After five years, almost all of those who could only identify one or less scents were diagnosed with dementia.
According to the study, the sense of smell may signal a key mechanism that also underlies human cognition. The olfactory system has stem cells which regenerate, and “a decrease in the brain’s ability to smell may signal a decrease in the brain’s ability to rebuild key components that are declining with age, leading to the pathological changes of many different dementias.”
Because the smell test is so easy to administer, it is believed that the test could lead to an earlier determination of the possible onset of dementia.
Business Insider recently reported that 2.1 billion people access at least one of the Facebook, Messenger, Whatsapp or Instagram apps every day. That’s a little less than a third of the world’s population.
These platforms allow us to share various aspects of our lives. Some of us use them to document everything. But what happens to these accounts when a user passes away? Do their accounts remain on these platforms forever or can they be removed? Let’s take a look at four of the biggest social network platforms to see what their policies say.
Facebook users have the option of having their account permanently deleted or appointing a legacy contact to look after their “memorialized account.” A legacy contact is someone who is chosen to oversee an account if it is memorialized. The legacy contact must be 19 years or older. They can accept friend requests on the deceased’s behalf, pin tribute posts and change the account’s profile picture and cover photo.
Key features of memorialized accounts include the following:
- The word “Remembering” will appear next to the person’s name on their profile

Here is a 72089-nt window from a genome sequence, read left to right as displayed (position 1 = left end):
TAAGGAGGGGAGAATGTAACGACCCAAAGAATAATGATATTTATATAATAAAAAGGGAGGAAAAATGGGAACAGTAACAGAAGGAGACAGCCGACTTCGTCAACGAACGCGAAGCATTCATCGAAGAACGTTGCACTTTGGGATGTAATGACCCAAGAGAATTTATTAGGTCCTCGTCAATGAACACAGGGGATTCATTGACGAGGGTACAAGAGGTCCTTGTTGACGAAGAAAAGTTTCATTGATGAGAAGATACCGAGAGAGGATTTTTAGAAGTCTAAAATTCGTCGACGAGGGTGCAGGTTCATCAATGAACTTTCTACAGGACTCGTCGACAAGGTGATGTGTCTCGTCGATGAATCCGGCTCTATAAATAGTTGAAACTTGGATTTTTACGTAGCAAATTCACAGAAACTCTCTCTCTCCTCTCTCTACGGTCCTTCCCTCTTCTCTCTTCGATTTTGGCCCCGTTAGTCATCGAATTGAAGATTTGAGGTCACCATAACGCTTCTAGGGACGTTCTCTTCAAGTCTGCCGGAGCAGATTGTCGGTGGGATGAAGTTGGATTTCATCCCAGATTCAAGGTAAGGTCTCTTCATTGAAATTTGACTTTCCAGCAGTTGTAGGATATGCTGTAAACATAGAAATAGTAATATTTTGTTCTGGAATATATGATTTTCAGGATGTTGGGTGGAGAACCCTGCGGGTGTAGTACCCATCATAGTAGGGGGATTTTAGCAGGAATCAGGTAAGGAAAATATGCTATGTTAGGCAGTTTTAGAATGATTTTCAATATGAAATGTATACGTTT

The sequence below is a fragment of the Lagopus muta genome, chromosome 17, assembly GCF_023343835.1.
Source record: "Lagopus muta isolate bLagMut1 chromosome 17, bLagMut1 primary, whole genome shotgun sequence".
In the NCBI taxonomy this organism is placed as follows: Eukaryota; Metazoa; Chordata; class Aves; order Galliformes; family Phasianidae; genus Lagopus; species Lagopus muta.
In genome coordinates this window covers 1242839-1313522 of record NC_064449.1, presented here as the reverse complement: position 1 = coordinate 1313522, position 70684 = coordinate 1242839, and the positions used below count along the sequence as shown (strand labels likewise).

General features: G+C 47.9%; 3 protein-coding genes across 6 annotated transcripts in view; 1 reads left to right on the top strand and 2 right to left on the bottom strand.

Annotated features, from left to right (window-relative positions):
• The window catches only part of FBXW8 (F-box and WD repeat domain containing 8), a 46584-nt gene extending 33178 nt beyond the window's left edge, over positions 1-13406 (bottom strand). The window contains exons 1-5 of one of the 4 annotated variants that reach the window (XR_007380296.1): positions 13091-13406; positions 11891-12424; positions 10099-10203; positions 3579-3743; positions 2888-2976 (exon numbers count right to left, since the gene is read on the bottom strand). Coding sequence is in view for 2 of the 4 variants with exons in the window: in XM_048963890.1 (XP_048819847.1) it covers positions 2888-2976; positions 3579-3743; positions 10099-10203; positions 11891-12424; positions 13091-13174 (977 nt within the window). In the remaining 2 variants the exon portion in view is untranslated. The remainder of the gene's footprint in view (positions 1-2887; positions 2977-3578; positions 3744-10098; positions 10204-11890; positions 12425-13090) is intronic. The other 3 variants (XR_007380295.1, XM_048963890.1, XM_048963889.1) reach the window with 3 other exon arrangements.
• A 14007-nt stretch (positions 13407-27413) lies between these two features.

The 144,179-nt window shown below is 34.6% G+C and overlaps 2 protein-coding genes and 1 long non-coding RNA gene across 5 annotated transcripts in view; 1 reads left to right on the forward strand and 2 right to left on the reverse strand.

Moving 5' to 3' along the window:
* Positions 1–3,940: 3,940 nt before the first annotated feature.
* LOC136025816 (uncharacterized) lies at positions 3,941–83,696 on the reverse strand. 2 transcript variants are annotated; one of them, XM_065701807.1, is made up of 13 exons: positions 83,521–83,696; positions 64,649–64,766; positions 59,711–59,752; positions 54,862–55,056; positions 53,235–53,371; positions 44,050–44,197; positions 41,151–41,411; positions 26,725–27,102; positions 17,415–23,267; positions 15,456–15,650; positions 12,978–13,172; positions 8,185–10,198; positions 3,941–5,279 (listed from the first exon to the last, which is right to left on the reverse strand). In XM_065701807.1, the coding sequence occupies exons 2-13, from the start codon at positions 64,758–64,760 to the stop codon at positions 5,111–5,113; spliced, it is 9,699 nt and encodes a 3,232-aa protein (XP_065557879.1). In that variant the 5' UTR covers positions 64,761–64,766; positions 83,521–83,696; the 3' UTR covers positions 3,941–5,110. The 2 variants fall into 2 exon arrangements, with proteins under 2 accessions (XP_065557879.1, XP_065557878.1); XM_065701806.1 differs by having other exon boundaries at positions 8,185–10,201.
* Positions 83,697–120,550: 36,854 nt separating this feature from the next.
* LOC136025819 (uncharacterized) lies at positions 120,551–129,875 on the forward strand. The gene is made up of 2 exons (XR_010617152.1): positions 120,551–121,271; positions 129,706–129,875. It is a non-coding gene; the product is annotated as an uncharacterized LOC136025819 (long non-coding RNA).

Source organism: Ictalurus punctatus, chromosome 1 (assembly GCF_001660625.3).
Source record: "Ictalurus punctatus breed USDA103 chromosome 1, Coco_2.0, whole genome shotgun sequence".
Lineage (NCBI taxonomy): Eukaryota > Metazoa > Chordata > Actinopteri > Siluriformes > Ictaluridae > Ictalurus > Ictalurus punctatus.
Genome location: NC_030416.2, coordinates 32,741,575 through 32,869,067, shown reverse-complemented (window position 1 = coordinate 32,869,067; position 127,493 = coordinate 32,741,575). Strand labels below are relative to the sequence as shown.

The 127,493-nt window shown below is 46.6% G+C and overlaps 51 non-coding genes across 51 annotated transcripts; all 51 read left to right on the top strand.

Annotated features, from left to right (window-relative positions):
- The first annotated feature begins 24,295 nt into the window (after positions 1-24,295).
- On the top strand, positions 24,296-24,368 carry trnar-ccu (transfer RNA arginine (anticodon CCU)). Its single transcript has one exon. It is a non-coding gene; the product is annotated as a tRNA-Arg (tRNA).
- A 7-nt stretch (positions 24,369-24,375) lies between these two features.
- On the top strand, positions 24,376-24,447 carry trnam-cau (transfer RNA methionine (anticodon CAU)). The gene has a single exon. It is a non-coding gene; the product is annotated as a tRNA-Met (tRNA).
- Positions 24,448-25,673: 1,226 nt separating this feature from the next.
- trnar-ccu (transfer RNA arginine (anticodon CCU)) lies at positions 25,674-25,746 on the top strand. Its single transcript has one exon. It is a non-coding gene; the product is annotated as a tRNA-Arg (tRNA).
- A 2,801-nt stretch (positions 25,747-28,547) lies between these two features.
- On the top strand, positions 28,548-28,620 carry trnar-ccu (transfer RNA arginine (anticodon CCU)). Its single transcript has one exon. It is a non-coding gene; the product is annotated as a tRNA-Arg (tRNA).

- No one can log into the account
- The account will not appear in public spaces such as friend suggestions
- Content that was shared on Facebook while the deceased was alive will remain visible to the audience it was initially shared with
- Depending of the deceased’s privacy settings, friends of the deceased can share memories on the account’s timeline
Similarly to Facebook, Instagram accounts can also be permanently deleted or memorialized upon request. To remove the account, the user must provide proof that they are an immediate family member of the deceased. Proof may include the deceased’s birth or death certificate or proof of authority that the individual is the lawful representative of the deceased person or their estate. In order to memorialize an account, proof of death such as a link to an obituary or news article is required. A memorialized Instagram account will not appear differently from an account that has not been memorialized.
Instagram’s memorialized accounts have the following key features:
- No one can log into the account
- Posts shared on the account stay on Instagram and will remain visible to the audience they were initially shared with
- Changes will not be able to be made to any of the account’s existing posts or information
Unlike Facebook, a legacy contact cannot be appointed for a memorialized Instagram account.